Yeah. So the answer will depend on if we're talking about a mainstream, um, or a neurodivergent participant. So for a mainstream, um, client, this tends to come through, uh, music, education and interest in music. You know, the parent will say, oh, I've noticed whenever the, whenever we turn music on their, you know, their mood changes or they're always going up and playing dad's guitar, you know, there there's a natural engagement with music that parents will often want to then go, I'm gonna invest in this. I, I want to see, I wanna see this natural curiosity nurtured and that's, that's really important. I don't, you don't necessarily have to have a natural curiosity to learn music, but it's incredible. We get these phone calls. Like my kid loves the trumpet. He's two <laugh> why don't know, just does. Um, it's so it's, maybe he's seen it somewhere.

Speaker 3 (15:26):

He's got it on his heart and that's beautiful. That's the sp.. there's those little sparks. You wanna try to catch them. And then that can lead him onto a, uh, beautiful creative journey. Now, in terms of, um, neurodiversity and challenges, music therapy was recognized by the N D I S a few years ago. And so funding is now available for it, which is amazing and provided that, um, music therapy fits within the goals. What are called the N D I S life goals of the participant, um, then it can fit in under their funding and would make up a suite of treatments depending on what's going on for them. So it may not be the right time to do music therapy. For example, if you are really focused on some physical challenges, or it might be just the right time to do it because you're wanting to work on some emotional behavioral challenges or, um, you know, some speech and language development challenges.

Speaker 3 (16:22):

So you kind of, you will often get a referral, um, through a pediatrician or through the OT, the PRI usually the primary care provider. And we work in an allied health sense in that we, we understand that there are certain things that are within our area, and then other while other allied health professionals will address other areas. So tends to be through referral word of mouth. Um, and also just so so often, um, we just get people who call and say, look, they spend their life in clinics. They've got all this stuff going on, but they just love music. What can you do? What can we do? And that's where we go, let us help you. That's, that's what we are here for.

Speaker 2 (17:08):

Yeah. That that's quite powerful. And in doing my pre-research for today's, uh, uh, podcast, I was on a website and, uh, I was reading and watching a video about a young child named Jimmy. And it was powerful for me to not to read about it, but see the transformation almost immediately. And Jimmy was having a musical therapy session prior to going in for a, an MRI. And I might just read this little passage because I think, uh, maybe our listeners will find this, uh, interesting and powerful as well, but, uh, Jimmy's 11 now, but he was diagnosed with an inoperable brain tumor at four months of age. Uh, he received care throughout his entire life. And anytime Jimmy had to come to the hospital, his first request is to visit the music therapists. Music therapy has provided Jimmy an outlet of expression, normalization of the hospital environment and coping skills for procedures, tests, and other various treatments after breaking his FEMA, uh, music therapy collaborated with the physical therapy department to provide Jimmy the motivation to get outta bed and begin gate training with his walker and rhythm to "Can't Stop the Feeling" by Justin Timberlake.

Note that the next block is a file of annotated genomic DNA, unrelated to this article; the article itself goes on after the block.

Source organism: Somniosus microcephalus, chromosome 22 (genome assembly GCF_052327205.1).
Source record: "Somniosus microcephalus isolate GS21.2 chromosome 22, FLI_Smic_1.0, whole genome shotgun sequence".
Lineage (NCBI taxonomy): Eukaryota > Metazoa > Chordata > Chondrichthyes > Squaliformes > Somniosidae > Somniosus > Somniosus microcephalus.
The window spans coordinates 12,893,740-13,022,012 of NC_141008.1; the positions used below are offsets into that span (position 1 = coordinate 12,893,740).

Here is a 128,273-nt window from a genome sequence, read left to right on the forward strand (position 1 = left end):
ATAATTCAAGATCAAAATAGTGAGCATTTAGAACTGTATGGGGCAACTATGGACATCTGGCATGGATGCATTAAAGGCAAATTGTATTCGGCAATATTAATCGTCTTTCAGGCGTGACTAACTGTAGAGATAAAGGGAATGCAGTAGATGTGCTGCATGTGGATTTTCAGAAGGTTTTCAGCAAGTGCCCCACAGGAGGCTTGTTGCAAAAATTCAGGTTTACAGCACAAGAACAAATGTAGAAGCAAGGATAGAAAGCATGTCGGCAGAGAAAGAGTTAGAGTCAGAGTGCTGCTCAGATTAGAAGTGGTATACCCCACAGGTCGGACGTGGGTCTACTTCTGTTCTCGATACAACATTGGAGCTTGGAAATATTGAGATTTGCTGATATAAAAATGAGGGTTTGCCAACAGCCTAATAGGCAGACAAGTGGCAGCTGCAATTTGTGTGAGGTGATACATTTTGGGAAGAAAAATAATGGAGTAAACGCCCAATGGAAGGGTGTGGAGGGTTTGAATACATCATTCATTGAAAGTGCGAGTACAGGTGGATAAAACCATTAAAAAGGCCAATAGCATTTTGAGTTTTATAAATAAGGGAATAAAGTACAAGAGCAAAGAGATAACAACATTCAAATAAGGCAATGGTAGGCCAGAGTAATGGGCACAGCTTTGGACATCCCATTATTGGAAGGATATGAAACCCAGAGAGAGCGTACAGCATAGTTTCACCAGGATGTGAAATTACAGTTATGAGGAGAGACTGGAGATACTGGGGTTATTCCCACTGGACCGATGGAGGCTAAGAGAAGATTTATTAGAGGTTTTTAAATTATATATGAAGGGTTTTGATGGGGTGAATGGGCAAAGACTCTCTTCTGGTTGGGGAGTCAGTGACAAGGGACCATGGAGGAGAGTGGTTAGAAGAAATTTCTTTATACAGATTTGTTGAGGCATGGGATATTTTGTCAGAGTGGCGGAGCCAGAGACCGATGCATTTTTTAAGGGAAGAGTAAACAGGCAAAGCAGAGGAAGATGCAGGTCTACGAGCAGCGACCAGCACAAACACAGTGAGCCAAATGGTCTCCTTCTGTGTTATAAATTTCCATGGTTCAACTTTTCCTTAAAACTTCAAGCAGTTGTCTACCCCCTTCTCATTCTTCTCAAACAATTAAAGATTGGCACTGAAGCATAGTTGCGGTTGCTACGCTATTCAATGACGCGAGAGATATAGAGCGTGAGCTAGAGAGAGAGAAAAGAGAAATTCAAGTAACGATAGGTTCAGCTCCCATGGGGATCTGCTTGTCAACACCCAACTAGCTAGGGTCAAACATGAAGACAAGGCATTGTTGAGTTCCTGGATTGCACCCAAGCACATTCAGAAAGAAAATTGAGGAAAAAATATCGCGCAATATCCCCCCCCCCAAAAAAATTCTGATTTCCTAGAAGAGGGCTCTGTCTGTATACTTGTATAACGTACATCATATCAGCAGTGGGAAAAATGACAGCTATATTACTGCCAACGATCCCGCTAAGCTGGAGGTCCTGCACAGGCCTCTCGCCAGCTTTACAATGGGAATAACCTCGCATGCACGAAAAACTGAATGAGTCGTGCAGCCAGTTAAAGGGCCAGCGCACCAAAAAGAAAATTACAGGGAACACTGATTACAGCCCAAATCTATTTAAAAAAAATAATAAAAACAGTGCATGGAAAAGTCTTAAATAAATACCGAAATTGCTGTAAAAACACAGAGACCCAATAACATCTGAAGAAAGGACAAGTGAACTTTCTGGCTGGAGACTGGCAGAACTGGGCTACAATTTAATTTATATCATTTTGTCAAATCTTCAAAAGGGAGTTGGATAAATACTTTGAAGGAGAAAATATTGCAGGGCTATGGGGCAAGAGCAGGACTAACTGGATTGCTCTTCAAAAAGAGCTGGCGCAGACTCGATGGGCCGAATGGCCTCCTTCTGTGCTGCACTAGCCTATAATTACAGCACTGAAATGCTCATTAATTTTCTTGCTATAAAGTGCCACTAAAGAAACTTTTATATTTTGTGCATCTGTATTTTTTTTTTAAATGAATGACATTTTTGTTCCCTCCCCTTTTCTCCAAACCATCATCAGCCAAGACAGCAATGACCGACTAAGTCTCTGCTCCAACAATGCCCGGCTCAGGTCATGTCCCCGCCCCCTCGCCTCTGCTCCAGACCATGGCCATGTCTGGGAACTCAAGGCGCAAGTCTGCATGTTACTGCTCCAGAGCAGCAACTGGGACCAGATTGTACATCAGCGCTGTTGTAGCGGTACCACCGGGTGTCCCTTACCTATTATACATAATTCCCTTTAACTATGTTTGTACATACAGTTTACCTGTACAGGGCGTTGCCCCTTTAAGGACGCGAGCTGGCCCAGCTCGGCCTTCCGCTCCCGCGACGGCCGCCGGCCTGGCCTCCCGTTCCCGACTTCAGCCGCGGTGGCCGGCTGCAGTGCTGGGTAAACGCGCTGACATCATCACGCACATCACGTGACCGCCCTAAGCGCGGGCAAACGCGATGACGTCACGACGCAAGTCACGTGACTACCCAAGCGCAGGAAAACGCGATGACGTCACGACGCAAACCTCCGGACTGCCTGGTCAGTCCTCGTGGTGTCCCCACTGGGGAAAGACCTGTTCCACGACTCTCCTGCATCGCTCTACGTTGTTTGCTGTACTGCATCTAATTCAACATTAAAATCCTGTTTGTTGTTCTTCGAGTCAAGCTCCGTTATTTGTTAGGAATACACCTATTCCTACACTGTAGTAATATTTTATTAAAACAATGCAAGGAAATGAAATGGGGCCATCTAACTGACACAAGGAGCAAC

Speaker 2 (18:16):

And he took his first steps in healing, his leg that day in conjunction with musical therapy and, uh, and physical therapy collaborating. And I was watching this video, uh, of a session before he went into this MRI. And you touched on this earlier, Phil, but you could see the state change. Like he was almost, he went from this, you know, anxious, nervous child, uh, and within one minute and 40 seconds, this song was going for, he was playing on some, you know, percussion, uh, type instruments. Uh, he started to transform, you could see confidence come out, uh, a happiness come out of positivity, come out. And, uh, that was, uh, that was pretty, that was pretty special to see that. Mm. So, uh, I'm glad we've had an opportunity to talk about this, but, uh, you must see stuff like this all the time.

Speaker 3 (19:01):

Yeah. And I think what it is is, um, in our culture, we've, we've for the most part relegated music to the stage and to the exclusive, to the exclusion of most of us in the sense that I'm not musical I'm, I'm not an artist. I'm not, you know, I don't have a, um, you know, I, I can't hold a beat. I can't hold a tune. You know, I sound like a cat. These are kind of things that when we talk to families, like for example, parents of kids they'll say, oh, I don't know where he got his talent from, you know, not from me. And there's this idea in our community, that music is for the privileged few. And it's not to say that's completely without merit. There are certainly people who have a natural propensity or talent towards music, um, more, the more so than others.